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#Cursing Study: 10 Lessons About How We Use Swear Words on Twitter

5 minute read

The history of swearing dates back to at least the Anglo-Saxon days, which means that Twitter has only been around for a smidgen of the time that humans have been leveling verbal filth at one another. But Twitter—which provides a constant stream of raw data about how we communicate with each other—is also giving academics new opportunities to study that old, old habit.

At a conference about social computing held this week, three researchers from Ohio’s Wright State University presented a paper on the subject of cursing, analyzing more than 50 million tweets to find out how much Twitter users curse, when they curse and what types of users are most drawn to four-letter words. As with any research on Twitter, the results come with caveats—like the sample not being completely random and certain attributes for users being unknown. That said, here are 10 takeaways from the study led by PhD researcher Wenbo Wang, with results drawn from some 14 million users:

People curse a lot on Twitter.

Using a carefully selected list of 788 swear words—ranging from standard f*ck to Internet-y @$$–the researchers found that Twitter users curse at a rate of 1.15%, twice the normal rate found in other studies. That might sound small, but that’s more than we use first person plural pronouns, like we, our and ourselves. Researchers have estimated that people typically curse from about 0% of the time (Tipper Gore) to 3% of the time (Chris Rock on a roll).

The most common curse word used on Twitter is the f-bomb.

The f-bomb accounts for nearly 35% of all cursing on Twitter, followed by sh*t, ass, bitch, n*gga, hell and a long string of other things that make grandmothers lose their hair. This should come as little surprise given studies showing that people use 10,000 racial slurs per day on Twitter and widgets showing the many places in the world where people are dropping f-bombs on Twitter right this very moment.

People mainly curse on Twitter when they are not smiles times.

The researchers developed algorithms to assign seven emotions to tweets, practicing the flawed but developing science of “sentiment analysis.” They found that people most often cursed when they were sad (21% of cursing tweets) and angry (17%). But people did also use them to express love (7%), as in “I f*cking love you, man.”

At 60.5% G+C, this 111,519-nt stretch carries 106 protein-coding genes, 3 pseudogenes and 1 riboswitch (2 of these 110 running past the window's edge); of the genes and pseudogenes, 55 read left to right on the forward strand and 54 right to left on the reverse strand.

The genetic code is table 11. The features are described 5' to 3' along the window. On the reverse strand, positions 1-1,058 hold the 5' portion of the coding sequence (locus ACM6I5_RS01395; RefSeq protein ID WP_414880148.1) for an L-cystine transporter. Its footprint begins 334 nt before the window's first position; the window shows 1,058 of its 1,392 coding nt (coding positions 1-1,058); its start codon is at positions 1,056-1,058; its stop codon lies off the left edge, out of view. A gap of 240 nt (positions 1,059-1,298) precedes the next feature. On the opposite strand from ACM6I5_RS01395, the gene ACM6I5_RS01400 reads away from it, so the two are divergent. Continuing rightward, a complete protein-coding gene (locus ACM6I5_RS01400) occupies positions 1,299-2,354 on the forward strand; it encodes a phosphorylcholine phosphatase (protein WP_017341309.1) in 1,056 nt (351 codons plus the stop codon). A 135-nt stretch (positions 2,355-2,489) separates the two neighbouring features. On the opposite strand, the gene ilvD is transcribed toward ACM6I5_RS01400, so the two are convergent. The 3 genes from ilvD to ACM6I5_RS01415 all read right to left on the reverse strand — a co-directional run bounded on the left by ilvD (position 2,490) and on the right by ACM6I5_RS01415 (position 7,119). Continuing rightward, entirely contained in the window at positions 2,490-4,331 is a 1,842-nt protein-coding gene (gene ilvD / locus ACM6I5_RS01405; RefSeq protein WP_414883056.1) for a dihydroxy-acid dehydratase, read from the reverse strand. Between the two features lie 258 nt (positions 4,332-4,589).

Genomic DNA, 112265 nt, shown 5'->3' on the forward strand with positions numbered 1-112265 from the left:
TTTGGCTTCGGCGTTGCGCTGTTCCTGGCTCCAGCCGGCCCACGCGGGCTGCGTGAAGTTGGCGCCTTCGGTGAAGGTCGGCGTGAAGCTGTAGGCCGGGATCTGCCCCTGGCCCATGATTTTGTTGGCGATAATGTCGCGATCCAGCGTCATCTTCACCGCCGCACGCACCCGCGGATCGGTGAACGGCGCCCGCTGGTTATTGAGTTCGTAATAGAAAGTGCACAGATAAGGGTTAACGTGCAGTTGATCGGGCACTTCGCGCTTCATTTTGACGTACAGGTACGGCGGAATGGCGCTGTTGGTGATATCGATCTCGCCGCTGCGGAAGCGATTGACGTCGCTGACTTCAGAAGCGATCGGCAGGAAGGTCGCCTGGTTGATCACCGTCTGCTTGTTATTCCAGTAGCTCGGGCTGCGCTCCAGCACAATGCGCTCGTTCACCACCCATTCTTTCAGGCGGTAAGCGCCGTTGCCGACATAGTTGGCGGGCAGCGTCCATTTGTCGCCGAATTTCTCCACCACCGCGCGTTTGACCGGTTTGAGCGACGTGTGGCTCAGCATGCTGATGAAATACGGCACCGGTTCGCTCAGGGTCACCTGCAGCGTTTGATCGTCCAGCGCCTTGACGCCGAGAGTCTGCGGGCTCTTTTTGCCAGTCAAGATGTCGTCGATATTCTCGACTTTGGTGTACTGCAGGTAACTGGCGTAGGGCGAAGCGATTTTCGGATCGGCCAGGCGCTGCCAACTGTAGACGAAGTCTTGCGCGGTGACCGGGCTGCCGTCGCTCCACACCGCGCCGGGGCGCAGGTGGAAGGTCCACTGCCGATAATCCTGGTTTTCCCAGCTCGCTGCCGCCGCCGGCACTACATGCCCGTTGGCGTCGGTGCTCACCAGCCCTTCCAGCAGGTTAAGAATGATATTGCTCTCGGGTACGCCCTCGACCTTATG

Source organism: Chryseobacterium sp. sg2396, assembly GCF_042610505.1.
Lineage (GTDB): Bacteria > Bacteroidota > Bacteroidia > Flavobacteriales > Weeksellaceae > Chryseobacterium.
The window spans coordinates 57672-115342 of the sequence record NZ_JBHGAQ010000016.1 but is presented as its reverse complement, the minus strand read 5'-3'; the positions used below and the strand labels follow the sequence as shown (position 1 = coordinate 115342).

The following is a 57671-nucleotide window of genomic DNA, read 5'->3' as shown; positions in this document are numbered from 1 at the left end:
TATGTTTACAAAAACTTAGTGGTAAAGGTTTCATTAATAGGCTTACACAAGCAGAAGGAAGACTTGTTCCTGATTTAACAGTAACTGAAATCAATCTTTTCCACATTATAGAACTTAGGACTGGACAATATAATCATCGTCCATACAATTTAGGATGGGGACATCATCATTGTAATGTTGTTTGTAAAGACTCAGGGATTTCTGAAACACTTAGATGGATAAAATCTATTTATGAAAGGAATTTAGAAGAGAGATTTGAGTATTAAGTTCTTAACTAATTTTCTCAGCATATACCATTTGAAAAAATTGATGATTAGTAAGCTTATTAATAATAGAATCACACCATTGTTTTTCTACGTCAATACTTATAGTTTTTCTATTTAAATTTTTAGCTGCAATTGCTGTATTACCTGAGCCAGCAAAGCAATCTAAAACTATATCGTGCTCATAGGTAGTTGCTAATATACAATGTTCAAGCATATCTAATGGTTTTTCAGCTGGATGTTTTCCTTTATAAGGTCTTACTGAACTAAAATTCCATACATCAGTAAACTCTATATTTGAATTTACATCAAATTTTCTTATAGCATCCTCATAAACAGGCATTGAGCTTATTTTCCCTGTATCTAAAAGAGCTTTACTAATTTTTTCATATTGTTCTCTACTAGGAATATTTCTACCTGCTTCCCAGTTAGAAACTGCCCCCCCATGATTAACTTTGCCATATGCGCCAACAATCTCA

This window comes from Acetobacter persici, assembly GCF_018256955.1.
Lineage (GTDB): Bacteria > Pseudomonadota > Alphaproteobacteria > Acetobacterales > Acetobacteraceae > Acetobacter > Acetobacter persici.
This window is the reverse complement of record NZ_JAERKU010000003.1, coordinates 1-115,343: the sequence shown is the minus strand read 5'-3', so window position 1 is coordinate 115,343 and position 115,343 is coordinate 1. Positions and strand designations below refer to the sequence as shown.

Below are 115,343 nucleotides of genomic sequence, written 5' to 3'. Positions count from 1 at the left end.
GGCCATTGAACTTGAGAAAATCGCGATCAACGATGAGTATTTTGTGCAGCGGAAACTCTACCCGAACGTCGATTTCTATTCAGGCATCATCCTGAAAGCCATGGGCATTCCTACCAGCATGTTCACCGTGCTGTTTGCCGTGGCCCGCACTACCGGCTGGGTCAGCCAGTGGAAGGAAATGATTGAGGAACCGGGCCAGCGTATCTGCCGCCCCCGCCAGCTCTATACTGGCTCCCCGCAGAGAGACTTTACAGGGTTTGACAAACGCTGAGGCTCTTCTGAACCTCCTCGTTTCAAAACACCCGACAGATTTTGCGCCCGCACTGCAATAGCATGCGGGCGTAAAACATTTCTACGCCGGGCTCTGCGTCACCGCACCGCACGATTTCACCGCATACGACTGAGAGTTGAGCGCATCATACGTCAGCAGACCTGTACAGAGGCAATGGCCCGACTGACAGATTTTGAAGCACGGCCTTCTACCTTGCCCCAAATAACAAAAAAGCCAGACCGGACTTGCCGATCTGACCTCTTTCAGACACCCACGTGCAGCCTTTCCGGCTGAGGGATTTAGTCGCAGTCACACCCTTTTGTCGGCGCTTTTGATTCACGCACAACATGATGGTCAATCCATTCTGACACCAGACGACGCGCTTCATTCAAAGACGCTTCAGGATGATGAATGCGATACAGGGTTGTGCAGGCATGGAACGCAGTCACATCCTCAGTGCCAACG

The most popular time to curse on Twitter is after dinner.

Analyzing the time stamps on tweets, adjusted for the users’ time zones, the researchers found that cursing takes off around 5 a.m. and rises throughout the day, hitting its peak at 9 p.m. They also found that there is no hour when people aren’t fouling up the Internet. “People curse all the time throughout the day,” they write, though there are lulls during lunch time. (Bless you and your soothing ways, sandwiches.)

People curse less on Twitter after hump day.

The researchers analyzed random samples of tweets sent out over four weeks and found that there are “relatively high cursing ratios on Mondays, Tuesdays and Wednesdays,” after which ratios decrease until Saturday and then start rising again on Sunday. There can be something damnably oppressive about the work week being just on the other side of bedtime.

Retweets contain the most curse words.

Previous research, the authors note, has found that “profane comments are more popular or more widely read than non-profane comments” on social media. Retweets won this dubious popularity contest compared to tweets they categorized as “starters,” those one writes with the intent of starting a conversation; updates, messages mentioning no one with no particular expectation of response; mentions, tweets referring to someone without expecting a response; and replies.

Twitter users swear more in more “relaxed” environments.

Complementing previous research, the study found that people are more likely to speak like a sailor when they’re at places like a personal residence than a place of work. The researchers determined where people curse the most by meshing Foursquare data with the latitudes and longitudes on tweets to which users added a location. Cursing while traveling was the least popular, which may come to a shock to anyone who has engaged in air travel since Pan Am’s glory days.

Men tweeting at men are most likely to curse.

Using data from the U.S. Census Bureau listing the most popular girls’ and boys’ names in the U.S., the authors assigned a gender to the users and analyzed how much they curse in various conversations. Previous studies have also shown that people tend to curse more in “same-gender contexts” like being out with the ladies or the boys. Men were much more likely to use the f-word overall; females were much more likely to use the word bitch, perhaps while trying to reclaim it.

The only people who curse less than the most popular Twitter users are the least popular Twitter users.

Other studies have shown that the higher someone’s social ranking, the less likely they are to utter words you can’t say on television. This one found that to generally be true; the “top 1%” of users, with an average following of about 68,000 users, cursed less than every other group except the most lonely 10%, who had an average of 2.3 followers.

Slut is a term of endearment on Twitter.

Looking at that follower-based social ranking, the researchers found that cursing tweets containing the word slut were most likely to be directed at the top 1%, where celebrities reside. This, they posit, “is because some fans like to call celebrities slut regardless of their gender for fun” and present an eloquent example: “@Harry_Styles,” it begins, “slut drop on my follow button.”

This is an edition of Wednesday Words, a weekly feature on language. For the previous post, click here.

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